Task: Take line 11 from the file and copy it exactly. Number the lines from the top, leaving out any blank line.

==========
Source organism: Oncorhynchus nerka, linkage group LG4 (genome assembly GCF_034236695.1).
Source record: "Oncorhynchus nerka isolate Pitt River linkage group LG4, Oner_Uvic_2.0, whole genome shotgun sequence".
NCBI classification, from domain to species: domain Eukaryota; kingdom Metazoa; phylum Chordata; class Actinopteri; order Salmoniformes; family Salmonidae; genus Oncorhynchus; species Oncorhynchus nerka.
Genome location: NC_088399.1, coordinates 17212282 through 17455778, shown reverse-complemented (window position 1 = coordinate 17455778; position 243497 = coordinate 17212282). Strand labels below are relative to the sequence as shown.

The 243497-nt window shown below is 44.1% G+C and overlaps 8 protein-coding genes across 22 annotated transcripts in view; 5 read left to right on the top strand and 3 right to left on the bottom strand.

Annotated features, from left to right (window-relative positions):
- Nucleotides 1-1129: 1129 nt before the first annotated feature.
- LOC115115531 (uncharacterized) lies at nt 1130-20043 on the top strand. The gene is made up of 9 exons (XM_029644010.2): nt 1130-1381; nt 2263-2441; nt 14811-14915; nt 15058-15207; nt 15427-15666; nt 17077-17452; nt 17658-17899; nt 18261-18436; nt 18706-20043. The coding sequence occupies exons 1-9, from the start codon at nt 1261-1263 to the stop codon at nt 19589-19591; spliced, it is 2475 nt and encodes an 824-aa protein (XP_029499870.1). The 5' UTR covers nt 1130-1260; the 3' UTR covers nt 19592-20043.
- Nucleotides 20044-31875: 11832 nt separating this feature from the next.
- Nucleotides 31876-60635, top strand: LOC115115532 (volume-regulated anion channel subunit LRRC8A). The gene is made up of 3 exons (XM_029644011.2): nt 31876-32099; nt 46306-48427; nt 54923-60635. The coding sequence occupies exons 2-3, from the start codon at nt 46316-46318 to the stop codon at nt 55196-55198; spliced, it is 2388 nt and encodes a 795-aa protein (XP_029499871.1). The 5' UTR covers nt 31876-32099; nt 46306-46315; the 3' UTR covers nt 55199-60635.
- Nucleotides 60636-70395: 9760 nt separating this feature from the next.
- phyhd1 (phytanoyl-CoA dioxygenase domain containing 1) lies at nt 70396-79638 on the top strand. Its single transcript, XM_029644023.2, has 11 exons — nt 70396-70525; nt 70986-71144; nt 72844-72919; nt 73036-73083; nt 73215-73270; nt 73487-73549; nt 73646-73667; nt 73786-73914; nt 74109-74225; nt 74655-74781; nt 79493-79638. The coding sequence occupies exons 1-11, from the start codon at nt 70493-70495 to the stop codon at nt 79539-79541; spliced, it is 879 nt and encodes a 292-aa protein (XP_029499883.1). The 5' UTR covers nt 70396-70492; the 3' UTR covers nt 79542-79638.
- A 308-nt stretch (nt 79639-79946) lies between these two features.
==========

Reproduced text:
- Nucleotides 60636-70395: 9760 nt separating this feature from the next.